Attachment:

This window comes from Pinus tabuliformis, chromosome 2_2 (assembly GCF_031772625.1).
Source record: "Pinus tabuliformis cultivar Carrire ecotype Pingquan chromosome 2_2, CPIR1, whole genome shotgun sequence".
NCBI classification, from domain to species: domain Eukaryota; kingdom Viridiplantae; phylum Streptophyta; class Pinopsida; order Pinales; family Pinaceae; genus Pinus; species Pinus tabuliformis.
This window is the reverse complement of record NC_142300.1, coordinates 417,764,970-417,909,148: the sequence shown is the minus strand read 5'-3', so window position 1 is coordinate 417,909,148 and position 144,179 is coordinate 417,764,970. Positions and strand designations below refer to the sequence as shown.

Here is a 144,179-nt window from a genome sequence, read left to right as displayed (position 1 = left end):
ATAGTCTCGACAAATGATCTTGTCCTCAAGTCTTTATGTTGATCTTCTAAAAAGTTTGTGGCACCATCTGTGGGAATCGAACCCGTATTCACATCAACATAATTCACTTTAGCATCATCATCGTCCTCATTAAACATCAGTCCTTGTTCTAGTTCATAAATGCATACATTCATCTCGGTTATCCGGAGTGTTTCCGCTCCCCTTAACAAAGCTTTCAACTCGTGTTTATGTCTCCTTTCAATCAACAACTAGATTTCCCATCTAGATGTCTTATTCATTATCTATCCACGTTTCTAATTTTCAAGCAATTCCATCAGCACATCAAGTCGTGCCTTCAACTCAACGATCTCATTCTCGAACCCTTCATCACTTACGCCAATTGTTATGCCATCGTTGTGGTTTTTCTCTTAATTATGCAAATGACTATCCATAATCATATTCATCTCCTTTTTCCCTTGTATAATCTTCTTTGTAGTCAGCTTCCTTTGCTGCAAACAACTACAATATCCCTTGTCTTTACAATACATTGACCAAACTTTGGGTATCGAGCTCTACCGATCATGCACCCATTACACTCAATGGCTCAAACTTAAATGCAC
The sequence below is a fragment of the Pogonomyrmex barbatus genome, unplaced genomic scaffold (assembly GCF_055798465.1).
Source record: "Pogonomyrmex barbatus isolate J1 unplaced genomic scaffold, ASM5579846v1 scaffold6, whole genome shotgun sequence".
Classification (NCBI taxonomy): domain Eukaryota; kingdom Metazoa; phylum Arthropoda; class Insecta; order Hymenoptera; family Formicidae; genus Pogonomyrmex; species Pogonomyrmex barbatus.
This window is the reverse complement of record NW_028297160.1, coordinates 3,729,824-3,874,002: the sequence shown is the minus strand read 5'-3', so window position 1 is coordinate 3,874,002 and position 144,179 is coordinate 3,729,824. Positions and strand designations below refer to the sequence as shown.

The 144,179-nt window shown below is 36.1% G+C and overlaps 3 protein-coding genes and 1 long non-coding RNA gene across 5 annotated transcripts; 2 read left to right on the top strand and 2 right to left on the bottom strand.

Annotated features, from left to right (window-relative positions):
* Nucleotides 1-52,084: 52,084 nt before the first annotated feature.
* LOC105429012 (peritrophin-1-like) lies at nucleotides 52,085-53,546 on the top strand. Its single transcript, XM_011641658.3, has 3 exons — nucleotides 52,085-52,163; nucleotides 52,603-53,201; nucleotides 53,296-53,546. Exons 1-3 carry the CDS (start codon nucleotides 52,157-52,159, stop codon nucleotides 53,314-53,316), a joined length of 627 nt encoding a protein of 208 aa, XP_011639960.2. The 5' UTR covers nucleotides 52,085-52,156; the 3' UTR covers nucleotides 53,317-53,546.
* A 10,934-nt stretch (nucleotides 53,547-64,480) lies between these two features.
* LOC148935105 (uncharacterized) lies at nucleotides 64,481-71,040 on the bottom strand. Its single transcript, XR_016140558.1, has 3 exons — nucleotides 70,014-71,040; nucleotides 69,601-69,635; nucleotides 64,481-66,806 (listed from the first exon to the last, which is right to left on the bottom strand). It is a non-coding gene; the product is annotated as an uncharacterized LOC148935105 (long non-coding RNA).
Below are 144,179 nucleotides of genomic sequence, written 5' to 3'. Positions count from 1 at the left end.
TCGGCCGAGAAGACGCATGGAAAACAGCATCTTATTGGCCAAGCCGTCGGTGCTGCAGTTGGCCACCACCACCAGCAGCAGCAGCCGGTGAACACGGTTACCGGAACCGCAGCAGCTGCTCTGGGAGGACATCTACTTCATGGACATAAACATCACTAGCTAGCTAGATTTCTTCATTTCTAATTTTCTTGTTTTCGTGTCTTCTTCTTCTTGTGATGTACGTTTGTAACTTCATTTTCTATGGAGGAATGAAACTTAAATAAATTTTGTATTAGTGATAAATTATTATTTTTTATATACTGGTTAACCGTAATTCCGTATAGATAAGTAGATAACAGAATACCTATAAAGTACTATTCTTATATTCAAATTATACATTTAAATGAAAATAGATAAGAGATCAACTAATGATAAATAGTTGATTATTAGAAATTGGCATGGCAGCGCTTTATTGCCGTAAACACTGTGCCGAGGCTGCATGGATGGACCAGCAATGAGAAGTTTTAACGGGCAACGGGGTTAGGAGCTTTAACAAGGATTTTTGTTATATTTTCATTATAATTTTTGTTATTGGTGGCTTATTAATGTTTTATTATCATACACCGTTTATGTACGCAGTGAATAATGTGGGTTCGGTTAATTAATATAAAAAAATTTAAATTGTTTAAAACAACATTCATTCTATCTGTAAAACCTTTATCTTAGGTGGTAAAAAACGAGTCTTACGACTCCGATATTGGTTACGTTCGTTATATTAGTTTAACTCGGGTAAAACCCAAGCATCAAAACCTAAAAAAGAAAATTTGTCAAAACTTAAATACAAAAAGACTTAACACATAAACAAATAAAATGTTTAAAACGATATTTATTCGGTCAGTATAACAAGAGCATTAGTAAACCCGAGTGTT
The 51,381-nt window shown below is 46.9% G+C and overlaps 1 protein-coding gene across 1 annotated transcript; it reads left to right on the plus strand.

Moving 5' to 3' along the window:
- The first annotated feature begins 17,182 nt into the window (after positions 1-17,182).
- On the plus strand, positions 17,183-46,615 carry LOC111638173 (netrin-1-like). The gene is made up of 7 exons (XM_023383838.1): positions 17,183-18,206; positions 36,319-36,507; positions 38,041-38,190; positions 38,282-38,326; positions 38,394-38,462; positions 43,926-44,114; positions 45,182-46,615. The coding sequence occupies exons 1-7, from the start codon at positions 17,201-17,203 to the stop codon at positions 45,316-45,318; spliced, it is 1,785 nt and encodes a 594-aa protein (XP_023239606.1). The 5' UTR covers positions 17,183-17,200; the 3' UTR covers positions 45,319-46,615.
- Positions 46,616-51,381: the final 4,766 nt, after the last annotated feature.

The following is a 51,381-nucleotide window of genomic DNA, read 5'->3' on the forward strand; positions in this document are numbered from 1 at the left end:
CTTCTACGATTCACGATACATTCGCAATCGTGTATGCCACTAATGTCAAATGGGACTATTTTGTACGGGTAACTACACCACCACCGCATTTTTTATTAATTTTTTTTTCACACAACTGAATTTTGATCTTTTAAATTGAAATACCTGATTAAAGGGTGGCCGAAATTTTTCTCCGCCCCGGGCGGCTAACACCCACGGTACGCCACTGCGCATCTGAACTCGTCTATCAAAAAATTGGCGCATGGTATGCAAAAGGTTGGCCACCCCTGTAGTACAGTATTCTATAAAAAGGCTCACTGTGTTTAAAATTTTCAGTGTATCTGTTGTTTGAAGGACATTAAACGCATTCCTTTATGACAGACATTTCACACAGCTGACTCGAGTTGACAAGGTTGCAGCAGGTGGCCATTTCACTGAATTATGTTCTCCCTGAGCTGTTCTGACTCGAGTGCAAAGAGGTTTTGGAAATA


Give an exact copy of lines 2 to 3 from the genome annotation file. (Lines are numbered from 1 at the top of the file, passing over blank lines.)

Source record: "Pinus tabuliformis cultivar Carrire ecotype Pingquan chromosome 2_2, CPIR1, whole genome shotgun sequence".
NCBI classification, from domain to species: domain Eukaryota; kingdom Viridiplantae; phylum Streptophyta; class Pinopsida; order Pinales; family Pinaceae; genus Pinus; species Pinus tabuliformis.